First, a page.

Our picks for best crime, mystery and thriller books of August 2021 include Murder Most Fowl by Donna Andrews, Another Kind of Eden by James Lee Burke, as well as A Perfect Harvest by Bill Fitzhugh.
These mystery and thriller books will surely bring joy to avid crime fiction and mystery readers. (Note: For our coverage of best crime, mystery, and thriller books in previous months, please visit here).
The Barrister and the Letter of Marque by Todd M. Johnson (August 3). As a barrister in 1818 London, William Snopes has witnessed firsthand the danger of only the wealthy having their voices heard, and he’s a strong advocate who defends the poorer classes against the powerful. That changes the day a struggling heiress, Lady Madeleine Jameson, arrives at his door.
In a last-ditch effort to save her faltering estate, Lady Jameson invested in a merchant brig, the Padget. The ship was granted a rare privilege by the king’s regent: a Letter of Marque authorizing the captain to seize the cargo of French traders operating illegally in the Indian Sea. Yet when the Padget returns to London, her crew is met by soldiers ready to take possession of their goods and arrest the captain for piracy. And the Letter–the sole proof his actions were legal–has mysteriously vanished.
Moved by the lady’s distress, intrigued by the Letter, and goaded by an opposing solicitor, Snopes takes the case. But as he delves deeper into the mystery, he learns that the forces arrayed against Lady Jameson, and now himself, are even more perilous than he’d imagined.
Vortex (An FBI Thriller) by Catherine Coulter (August 10). Seven years ago, Mia Briscoe was at a college frat rave with her best friend, Serena, when a fire broke out. Everyone was accounted for except Serena, who was never seen nor heard from again. Now an investigative journalist covering the political scene in New York City, Mia discovers old photos taken the night of Serena’s disappearance and begins to uncover a sinister string of events going all the way back to that disastrous party.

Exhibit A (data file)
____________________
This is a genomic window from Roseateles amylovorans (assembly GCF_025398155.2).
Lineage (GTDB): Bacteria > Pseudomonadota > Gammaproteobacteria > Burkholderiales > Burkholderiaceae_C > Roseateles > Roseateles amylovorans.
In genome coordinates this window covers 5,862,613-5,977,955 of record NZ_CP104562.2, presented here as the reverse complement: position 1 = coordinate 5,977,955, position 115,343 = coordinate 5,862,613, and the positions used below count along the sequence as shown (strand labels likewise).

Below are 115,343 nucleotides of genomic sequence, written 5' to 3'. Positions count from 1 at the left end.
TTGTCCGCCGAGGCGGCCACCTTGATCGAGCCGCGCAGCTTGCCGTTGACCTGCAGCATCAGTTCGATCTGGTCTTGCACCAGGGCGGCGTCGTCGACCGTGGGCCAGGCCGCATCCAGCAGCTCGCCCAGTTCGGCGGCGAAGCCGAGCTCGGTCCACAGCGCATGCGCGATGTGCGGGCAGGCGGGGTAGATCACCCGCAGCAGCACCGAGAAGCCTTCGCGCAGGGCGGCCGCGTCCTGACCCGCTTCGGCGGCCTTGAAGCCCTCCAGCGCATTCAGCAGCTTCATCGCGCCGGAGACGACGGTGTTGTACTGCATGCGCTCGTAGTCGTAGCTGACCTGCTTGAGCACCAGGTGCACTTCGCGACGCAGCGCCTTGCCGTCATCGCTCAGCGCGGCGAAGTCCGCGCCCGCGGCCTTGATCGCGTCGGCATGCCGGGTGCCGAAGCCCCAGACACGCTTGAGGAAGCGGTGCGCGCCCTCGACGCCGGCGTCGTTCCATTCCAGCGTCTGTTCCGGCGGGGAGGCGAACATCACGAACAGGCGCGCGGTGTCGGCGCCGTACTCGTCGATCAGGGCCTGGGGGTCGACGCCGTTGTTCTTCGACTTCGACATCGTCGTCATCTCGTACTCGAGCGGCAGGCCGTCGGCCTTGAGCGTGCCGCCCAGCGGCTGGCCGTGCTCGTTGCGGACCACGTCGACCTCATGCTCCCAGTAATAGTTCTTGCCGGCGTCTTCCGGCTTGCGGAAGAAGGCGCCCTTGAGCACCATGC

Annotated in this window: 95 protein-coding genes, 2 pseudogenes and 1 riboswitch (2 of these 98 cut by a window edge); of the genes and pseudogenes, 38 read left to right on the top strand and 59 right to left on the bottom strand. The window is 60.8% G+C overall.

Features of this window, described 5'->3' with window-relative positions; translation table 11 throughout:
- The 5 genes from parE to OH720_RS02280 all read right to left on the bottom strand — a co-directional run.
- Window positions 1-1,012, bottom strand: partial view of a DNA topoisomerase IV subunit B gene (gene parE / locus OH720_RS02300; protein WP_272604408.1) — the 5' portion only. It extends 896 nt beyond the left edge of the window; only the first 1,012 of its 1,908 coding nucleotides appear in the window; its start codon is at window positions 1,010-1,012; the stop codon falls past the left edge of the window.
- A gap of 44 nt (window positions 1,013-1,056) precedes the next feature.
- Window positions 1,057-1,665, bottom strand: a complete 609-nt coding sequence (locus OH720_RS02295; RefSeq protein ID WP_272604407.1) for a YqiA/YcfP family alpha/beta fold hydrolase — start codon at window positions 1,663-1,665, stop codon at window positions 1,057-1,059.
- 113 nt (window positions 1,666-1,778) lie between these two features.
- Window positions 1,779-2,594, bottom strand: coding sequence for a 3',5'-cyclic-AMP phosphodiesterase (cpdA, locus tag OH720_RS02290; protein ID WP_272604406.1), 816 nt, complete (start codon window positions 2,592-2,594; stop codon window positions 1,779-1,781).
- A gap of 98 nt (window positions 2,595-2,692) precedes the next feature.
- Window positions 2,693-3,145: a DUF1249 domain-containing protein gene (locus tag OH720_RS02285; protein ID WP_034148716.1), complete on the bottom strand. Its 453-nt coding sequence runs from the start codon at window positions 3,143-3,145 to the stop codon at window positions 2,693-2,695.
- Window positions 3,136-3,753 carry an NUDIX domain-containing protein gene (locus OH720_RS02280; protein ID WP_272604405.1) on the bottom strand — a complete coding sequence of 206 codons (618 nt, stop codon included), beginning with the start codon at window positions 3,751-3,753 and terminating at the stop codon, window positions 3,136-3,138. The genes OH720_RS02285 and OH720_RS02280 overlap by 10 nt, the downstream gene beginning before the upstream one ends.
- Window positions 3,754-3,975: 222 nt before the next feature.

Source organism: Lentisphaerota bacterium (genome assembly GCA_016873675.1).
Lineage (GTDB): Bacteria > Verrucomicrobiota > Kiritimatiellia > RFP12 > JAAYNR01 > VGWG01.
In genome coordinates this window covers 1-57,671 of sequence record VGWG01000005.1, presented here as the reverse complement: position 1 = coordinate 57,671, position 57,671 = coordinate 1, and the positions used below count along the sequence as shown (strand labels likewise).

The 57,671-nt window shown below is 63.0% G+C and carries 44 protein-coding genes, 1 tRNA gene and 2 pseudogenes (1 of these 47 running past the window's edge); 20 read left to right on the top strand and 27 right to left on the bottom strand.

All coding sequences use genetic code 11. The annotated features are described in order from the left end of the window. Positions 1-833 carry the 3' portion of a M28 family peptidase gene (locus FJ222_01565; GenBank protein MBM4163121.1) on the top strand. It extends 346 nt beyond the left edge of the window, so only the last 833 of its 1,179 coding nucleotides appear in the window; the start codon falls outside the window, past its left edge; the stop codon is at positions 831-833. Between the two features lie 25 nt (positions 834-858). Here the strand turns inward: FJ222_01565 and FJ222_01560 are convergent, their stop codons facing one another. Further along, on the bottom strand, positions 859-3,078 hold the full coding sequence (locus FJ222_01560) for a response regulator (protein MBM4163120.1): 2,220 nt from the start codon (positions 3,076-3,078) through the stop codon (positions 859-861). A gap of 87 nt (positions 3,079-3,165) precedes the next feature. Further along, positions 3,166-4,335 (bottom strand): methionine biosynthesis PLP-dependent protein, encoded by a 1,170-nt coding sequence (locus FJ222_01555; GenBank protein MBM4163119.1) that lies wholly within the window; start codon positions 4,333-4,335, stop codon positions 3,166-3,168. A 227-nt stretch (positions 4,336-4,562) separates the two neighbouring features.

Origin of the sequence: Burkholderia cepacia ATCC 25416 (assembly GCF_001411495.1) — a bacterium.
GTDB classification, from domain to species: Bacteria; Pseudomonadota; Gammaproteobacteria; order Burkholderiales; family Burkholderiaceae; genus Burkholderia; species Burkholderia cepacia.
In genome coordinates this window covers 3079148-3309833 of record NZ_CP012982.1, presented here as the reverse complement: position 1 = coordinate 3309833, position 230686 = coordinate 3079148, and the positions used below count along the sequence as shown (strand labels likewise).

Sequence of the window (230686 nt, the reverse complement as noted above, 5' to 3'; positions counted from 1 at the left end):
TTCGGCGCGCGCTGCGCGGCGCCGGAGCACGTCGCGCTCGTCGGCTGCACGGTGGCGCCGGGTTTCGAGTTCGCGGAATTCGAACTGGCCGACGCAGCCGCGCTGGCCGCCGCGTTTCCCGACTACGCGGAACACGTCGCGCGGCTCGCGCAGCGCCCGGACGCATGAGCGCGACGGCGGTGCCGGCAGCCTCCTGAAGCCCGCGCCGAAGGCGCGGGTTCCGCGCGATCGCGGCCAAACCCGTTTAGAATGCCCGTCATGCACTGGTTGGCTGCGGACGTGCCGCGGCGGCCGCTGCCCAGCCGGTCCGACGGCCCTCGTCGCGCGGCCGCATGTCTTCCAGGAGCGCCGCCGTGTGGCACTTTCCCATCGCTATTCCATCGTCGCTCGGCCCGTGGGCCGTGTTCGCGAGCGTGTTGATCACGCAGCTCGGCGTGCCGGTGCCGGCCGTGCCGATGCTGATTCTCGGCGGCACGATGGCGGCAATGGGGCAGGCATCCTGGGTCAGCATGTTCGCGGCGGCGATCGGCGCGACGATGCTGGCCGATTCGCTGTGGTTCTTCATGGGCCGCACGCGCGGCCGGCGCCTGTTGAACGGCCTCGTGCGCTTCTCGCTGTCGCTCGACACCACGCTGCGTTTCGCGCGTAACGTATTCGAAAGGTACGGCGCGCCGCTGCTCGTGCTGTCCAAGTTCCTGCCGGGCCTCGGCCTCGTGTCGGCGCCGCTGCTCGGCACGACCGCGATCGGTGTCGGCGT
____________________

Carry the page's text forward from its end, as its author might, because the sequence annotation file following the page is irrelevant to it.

Working with Sherlock, the secrets begin to unravel. But some very powerful—and very dangerous—people will do anything to keep them from learning the truth.
CIA Operative Olivia Hildebrandt is a team leader on a mission in Iran to exfiltrate a betrayed undercover operative. She’s nearly killed by an exploding grenade and saved by a team member. But by the time Olivia is released from Walter Reed Hospital, that team member and a critical flash drive he was carrying have disappeared. When Olivia is attacked on her first night home, Savich suspects that the strike is a direct result of the compromised mission and the missing team member and flash drive. But what intelligence was at stake and who betrayed them?
Farewell to the Liar by D.K. Fields (August 5). Detective Cora Gorderheim is a detective no longer. Stripped of her badge by the corrupt chief inspector, Cora’s job now is to protect her sister, Ruth, the new Wayward storyteller.
Ruth must tell her tale of the Tear widening if people are to know the truth of what’s happening in the Union of Realms. But Lowlander Chambers Morton wants the Wayward to change their election story, and will stop at nothing to achieve this – including murder.
Keeping Ruth alive in Fenest is hard enough, but when the sisters set sail for West Perlanse, the dangers come thick and fast. And slowly Cora realizes she must make a terrible choice: her sister’s life, or the future of the Union.
Partners in Lime by Bree Baker (August 31). It all seems to be smooth sailing for Everly Swan. The island of Charm, North Carolina is hosting tons of fun summer events, her iced tea shop is a hit, and best of all, she’s finally dating the handsome Detective Grady Hays. But their romantic bubble bursts when tragedy strikes: a surf-pro is found murdered on the beach, killed with a theater prop.
Grady follows the evidence, all of which points to Matt, Everly’s friend and one-time fling. As Grady does his job, so does Everly—her unofficial chef-turned-sleuth-job, that is. She’s determined to clear her friend’s name but the arrival of a fancy new teashop and The Town Charmer, a gossip blog determined to rock the boat, complicates things.
As Everly tries to keep rumors at bay and investigate the murder (and her new tea rival), the killer leaves a message in the sand.
Murder Most Fowl (A Meg Langslow Mystery) by Donna Andrews (August 3). In Murder Most Fowl, Meg Langslow’s in for a busy summer. Her husband is directing a production of Macbeth, and most of the cast and crew are occupying spare bedrooms in their house. She also has to keep an eye on Camp Birnam, where a group of medieval reenactors are commemorating the real-life Macbeth by setting up what they fondly believe is an authentic medieval Scottish military camp.
And then there’s Damien Goodwin, a filmmaker who has been hanging around, trying to document the production. When Goodwin hosts a showing of some of the footage he’s taken, he manages to embarrass or offend just about everyone. The next morning Meg isn’t exactly surprised to find that someone has murdered him.
But who? Some people’s motives were obvious from the footage: the couple whose affair was revealed . . . the bombastic leader of the reenactors, who could be facing years in prison if the evidence from the video helps convict him of sheep stealing . . . the actress who’s desperately trying to downplay a health issue that could cost her the role of her life. Other motives are only hinted at—did the filmmaker have other footage that would reveal why one of the actors is behaving so furtively?